8. Athas. Launched the year I stopped playing D&D for a long time (1991), The Dark Sun products are among the few decencies of the 2e period, superb in fact, set on a planet so saturated with Dune overtones you expect sandworms to appear. Athas is a land of ecological disaster, constant thirst, grinding poverty, and like most dying worlds has a history reaching back to a glorious age now forever out of reach. In this sense it’s reminiscent of Middle-Earth’s long defeat and foreordained passing, but even more depressing for its lack of deities; there are no Valar equivalents to assist, however obliquely, in keeping the tide of evil at bay. Druids draw their power from elemental forces, and wizards use magic at their own risk. It’s a world where halflings are cannibals, heroes are almost unheard of, and sorcerer-kings hold city-states under complete tyranny. The modules are railroady as hell (as everything was in the ’90s). but the setting itself is brilliantly conceived.
9. The Lands of Dus. I dare say there are many grognards who haven’t heard of, let alone read, the Lords of Dus novels. Even in my day they were an obscurity, a sword-and-sorcery series in the vein of the early pulps. It was especially the second novel, The Seven Altars of Dusarra, that was classic D&D come to life. The story’s hero is Garth the Overman, and the world he inhabits is like those of the pulps: decadent and grim, full of shady rogues, evil priests, and self-serving wizards. The city of Dusarra in particular reminds me of Lankhmar, especially the Street of the Temples devoted to a variety of perverse deities. There’s Tema (goddess of the night), Andhur Regvos (god of darkness and blindness), Aghad (god of hate and treachery), Sai (goddess of torture and pain), P’hul (goddess of disease and decay), Bheleu (god of war and destruction), and finally, the one whose “name is not spoken” (god of death). Garth’s mission is to rob these temples, and he causes a shitload of suffering for doing that, not least because he sets off a new era of war. In the post-Game of Thrones era we tend to think George Martin invented “brutal fantasy”, but as I see it, Martin essentially took the dark amoral elements of sword-and-sorcery fantasy and brought them into high fantasy. There’s a lot I miss about those stripped down worlds of the pulps that told straightforward stories, unencumbered by epic ambitions, and the Lands of Dus is by far the most underrated of those imaginative worlds.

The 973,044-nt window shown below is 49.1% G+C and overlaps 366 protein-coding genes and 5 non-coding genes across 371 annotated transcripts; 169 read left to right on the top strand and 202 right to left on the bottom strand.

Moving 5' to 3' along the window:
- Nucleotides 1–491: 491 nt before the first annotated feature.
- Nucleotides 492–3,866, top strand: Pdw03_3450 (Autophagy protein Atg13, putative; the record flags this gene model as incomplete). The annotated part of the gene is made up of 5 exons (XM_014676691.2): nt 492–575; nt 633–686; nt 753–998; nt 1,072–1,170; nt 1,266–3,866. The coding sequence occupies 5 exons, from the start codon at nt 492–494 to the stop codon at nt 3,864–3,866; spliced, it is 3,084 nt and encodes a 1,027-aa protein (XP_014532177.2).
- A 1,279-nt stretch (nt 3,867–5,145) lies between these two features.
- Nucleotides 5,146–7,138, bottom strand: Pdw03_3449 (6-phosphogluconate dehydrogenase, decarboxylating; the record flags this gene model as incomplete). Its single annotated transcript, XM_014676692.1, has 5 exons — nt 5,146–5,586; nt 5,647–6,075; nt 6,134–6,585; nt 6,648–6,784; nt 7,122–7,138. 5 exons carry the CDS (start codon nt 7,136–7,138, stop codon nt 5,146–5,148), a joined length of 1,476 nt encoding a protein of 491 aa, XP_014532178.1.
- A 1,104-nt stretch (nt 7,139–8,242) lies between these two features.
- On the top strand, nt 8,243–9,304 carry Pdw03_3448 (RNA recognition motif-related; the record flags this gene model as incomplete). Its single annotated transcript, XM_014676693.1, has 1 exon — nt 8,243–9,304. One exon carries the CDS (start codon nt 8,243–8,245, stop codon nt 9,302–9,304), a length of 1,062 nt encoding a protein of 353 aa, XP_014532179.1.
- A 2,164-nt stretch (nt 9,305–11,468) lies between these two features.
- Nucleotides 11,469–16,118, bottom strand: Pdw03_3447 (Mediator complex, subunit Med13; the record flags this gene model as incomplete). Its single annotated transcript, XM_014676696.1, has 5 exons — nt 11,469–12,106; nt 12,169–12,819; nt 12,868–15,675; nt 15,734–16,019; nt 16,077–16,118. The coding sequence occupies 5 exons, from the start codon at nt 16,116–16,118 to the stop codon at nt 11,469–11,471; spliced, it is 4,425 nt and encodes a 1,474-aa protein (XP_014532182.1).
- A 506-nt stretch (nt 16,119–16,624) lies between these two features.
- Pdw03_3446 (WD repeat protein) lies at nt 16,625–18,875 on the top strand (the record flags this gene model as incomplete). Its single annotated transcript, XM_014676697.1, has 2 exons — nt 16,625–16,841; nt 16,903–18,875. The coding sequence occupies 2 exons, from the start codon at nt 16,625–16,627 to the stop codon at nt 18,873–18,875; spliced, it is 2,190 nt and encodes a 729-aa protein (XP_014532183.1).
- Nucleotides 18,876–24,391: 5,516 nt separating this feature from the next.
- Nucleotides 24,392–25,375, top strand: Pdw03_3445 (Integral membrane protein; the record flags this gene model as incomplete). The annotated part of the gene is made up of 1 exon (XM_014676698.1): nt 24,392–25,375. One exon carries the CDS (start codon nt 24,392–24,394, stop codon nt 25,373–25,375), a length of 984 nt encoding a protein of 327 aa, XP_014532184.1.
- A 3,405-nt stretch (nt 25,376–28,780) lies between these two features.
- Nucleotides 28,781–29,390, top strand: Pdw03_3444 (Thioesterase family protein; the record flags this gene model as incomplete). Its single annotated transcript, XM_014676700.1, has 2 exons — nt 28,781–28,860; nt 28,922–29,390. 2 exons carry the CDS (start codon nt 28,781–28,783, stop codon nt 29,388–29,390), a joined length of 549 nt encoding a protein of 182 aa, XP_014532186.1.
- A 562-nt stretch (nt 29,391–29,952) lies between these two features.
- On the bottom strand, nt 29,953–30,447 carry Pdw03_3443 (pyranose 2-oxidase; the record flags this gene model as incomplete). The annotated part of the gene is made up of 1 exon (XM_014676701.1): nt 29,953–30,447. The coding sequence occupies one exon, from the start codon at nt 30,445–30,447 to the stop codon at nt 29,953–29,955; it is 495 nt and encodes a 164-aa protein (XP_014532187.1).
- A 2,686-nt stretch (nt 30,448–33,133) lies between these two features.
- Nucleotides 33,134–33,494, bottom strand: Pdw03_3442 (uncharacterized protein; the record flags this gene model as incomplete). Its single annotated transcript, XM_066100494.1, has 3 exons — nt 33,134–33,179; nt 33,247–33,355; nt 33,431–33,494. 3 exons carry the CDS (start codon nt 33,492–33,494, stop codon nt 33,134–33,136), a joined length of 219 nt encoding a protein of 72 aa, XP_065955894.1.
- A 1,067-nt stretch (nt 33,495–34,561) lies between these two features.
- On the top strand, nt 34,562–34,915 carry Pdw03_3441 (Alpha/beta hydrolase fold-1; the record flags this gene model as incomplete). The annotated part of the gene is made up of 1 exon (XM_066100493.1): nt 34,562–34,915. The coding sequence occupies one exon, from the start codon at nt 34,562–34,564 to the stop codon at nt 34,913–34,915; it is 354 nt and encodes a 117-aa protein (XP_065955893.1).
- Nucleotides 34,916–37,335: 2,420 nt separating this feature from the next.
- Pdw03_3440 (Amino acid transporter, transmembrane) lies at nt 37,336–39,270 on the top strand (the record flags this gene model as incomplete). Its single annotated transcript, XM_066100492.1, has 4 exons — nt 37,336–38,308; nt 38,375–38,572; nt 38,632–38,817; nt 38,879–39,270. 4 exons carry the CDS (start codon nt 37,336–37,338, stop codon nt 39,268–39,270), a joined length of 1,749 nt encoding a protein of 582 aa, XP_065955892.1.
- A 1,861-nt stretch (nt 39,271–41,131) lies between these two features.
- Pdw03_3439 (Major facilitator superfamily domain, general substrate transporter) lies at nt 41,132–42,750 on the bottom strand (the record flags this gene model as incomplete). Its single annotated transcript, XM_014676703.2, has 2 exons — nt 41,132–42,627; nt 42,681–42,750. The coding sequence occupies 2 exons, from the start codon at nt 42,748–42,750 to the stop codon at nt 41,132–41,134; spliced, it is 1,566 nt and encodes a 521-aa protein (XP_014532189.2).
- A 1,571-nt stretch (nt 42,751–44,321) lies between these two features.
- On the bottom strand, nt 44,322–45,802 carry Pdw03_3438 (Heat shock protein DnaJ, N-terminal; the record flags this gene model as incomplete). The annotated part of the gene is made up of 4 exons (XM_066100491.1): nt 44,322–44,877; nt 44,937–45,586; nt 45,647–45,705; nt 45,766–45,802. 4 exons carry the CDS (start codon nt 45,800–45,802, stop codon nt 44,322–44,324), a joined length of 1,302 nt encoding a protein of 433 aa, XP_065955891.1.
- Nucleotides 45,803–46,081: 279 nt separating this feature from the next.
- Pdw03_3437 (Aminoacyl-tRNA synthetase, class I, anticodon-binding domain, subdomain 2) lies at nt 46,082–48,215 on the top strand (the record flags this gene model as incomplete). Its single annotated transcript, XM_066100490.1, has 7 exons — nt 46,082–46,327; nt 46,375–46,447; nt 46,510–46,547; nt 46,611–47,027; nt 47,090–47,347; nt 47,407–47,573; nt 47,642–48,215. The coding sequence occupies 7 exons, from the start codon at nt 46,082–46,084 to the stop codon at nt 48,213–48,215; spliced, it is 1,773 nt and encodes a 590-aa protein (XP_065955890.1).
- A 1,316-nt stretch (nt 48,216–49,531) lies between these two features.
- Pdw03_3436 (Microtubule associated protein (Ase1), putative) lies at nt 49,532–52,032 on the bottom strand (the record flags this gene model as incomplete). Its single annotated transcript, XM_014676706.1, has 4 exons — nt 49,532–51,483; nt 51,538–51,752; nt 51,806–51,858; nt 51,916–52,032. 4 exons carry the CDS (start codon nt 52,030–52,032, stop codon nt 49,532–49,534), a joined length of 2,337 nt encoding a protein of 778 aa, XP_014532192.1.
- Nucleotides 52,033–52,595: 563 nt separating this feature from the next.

10. The post-apocalyptic America of Gamma World. I can’t exclude this one. Gamma World was the only sci-fic RPG I had any use for besides Traveller. Its vision of a post-apocalyptic United States was basically the Dark Ages of Our Future — a vision born in the ’80s, during the Reagan era when everyone worried about nuclear holocaust. But what raises this setting above other post-apocalyptic worlds is that the apocalypse is so far into future (the 24th century, 2322 AD), which allows the pre-apocalyptic world to be just as futuristic and alien. There are high-tech artifacts like blaster pistols and robots, and cars that fly. The world of the ancients is filled with as much mystery and wonder for players as it is for player characters. (PCs start adventuring in 2450, about a century and a half after the nuclear wipe out.) It’s a global sandbox like classic D&D settings, in which PCs move from one pocket of civilization to another, plundering lost wealth and artifacts — the kind of America I thrilled to playing in, with a film like The Road Warrior being so popular in the ’80s.